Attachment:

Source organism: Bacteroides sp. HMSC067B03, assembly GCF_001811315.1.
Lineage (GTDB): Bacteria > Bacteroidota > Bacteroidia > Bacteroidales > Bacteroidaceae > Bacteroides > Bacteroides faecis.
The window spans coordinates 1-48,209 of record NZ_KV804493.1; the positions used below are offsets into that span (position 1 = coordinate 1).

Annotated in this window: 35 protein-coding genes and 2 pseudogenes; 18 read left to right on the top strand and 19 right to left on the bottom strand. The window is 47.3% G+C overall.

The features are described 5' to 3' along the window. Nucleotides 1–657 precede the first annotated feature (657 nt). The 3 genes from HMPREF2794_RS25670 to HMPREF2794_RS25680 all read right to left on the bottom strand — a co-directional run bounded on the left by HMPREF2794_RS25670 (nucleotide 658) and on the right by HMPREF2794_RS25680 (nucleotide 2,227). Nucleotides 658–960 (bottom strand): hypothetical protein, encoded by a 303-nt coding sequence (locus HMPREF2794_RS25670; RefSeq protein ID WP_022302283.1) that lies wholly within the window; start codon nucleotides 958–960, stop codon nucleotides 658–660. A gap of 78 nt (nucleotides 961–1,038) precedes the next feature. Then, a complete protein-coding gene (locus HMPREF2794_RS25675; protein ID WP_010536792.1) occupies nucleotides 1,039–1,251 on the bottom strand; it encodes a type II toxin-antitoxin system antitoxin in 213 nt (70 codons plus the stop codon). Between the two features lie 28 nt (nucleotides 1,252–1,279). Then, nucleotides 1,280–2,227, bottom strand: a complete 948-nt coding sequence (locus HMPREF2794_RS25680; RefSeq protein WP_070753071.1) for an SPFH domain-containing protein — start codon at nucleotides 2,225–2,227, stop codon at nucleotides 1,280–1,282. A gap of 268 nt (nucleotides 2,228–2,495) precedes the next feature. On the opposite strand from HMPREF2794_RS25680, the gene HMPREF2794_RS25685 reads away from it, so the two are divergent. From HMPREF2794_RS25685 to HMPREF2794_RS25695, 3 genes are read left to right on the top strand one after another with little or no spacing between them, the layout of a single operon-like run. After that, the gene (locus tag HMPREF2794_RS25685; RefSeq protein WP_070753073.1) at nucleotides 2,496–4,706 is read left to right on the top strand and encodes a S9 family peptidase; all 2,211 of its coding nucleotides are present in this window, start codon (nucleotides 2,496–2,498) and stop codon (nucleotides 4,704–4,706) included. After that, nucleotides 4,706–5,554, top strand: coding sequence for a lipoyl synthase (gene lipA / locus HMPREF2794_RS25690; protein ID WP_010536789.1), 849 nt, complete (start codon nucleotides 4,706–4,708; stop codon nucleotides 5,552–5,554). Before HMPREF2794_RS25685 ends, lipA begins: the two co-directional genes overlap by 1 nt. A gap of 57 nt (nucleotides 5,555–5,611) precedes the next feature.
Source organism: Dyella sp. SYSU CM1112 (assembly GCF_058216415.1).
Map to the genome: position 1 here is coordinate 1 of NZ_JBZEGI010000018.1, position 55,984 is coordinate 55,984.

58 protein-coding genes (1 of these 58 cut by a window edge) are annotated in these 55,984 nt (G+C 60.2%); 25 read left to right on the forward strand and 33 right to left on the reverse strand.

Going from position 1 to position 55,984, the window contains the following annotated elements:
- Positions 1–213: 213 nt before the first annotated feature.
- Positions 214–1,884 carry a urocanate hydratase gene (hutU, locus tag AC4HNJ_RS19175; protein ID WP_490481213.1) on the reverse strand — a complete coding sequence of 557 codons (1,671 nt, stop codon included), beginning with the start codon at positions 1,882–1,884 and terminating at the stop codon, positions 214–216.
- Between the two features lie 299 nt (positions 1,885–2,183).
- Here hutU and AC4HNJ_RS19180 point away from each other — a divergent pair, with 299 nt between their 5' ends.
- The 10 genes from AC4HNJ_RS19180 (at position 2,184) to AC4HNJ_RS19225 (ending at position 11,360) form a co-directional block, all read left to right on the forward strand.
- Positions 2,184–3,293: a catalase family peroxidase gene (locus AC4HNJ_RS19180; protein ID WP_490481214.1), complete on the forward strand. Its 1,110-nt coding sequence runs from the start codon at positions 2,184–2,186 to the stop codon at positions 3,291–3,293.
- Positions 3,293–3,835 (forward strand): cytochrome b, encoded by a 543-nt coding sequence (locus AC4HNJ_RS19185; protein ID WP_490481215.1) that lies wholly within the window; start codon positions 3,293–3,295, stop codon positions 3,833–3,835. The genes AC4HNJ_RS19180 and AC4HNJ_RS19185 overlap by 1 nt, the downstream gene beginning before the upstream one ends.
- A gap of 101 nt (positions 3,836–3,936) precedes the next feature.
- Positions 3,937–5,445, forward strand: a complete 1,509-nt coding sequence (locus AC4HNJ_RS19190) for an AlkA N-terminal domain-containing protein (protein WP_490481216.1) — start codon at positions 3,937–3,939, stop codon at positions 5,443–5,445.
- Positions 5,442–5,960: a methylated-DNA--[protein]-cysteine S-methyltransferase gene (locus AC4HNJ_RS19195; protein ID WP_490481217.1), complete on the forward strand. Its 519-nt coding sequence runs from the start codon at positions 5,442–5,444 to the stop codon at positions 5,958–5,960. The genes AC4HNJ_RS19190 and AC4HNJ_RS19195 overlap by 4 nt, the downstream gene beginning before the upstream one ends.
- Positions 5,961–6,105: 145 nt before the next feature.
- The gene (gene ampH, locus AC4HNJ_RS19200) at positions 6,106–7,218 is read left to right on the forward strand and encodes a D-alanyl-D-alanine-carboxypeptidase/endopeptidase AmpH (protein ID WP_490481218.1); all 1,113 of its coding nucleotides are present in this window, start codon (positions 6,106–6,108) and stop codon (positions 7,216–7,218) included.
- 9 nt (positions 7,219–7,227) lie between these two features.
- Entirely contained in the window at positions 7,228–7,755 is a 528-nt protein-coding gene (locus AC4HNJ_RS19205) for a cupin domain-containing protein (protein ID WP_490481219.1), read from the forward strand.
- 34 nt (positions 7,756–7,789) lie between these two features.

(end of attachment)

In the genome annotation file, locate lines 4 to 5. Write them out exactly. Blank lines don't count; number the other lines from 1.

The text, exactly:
Annotated in this window: 35 protein-coding genes and 2 pseudogenes; 18 read left to right on the top strand and 19 right to left on the bottom strand. The window is 47.3% G+C overall.

The features are described 5' to 3' along the window. Nucleotides 1–657 precede the first annotated feature (657 nt). The 3 genes from HMPREF2794_RS25670 to HMPREF2794_RS25680 all read right to left on the bottom strand — a co-directional run bounded on the left by HMPREF2794_RS25670 (nucleotide 658) and on the right by HMPREF2794_RS25680 (nucleotide 2,227). Nucleotides 658–960 (bottom strand): hypothetical protein, encoded by a 303-nt coding sequence (locus HMPREF2794_RS25670; RefSeq protein ID WP_022302283.1) that lies wholly within the window; start codon nucleotides 958–960, stop codon nucleotides 658–660. A gap of 78 nt (nucleotides 961–1,038) precedes the next feature. Then, a complete protein-coding gene (locus HMPREF2794_RS25675; protein ID WP_010536792.1) occupies nucleotides 1,039–1,251 on the bottom strand; it encodes a type II toxin-antitoxin system antitoxin in 213 nt (70 codons plus the stop codon). Between the two features lie 28 nt (nucleotides 1,252–1,279). Then, nucleotides 1,280–2,227, bottom strand: a complete 948-nt coding sequence (locus HMPREF2794_RS25680; RefSeq protein WP_070753071.1) for an SPFH domain-containing protein — start codon at nucleotides 2,225–2,227, stop codon at nucleotides 1,280–1,282. A gap of 268 nt (nucleotides 2,228–2,495) precedes the next feature. On the opposite strand from HMPREF2794_RS25680, the gene HMPREF2794_RS25685 reads away from it, so the two are divergent. From HMPREF2794_RS25685 to HMPREF2794_RS25695, 3 genes are read left to right on the top strand one after another with little or no spacing between them, the layout of a single operon-like run. After that, the gene (locus tag HMPREF2794_RS25685; RefSeq protein WP_070753073.1) at nucleotides 2,496–4,706 is read left to right on the top strand and encodes a S9 family peptidase; all 2,211 of its coding nucleotides are present in this window, start codon (nucleotides 2,496–2,498) and stop codon (nucleotides 4,704–4,706) included. After that, nucleotides 4,706–5,554, top strand: coding sequence for a lipoyl synthase (gene lipA / locus HMPREF2794_RS25690; protein ID WP_010536789.1), 849 nt, complete (start codon nucleotides 4,706–4,708; stop codon nucleotides 5,552–5,554). Before HMPREF2794_RS25685 ends, lipA begins: the two co-directional genes overlap by 1 nt. A gap of 57 nt (nucleotides 5,555–5,611) precedes the next feature.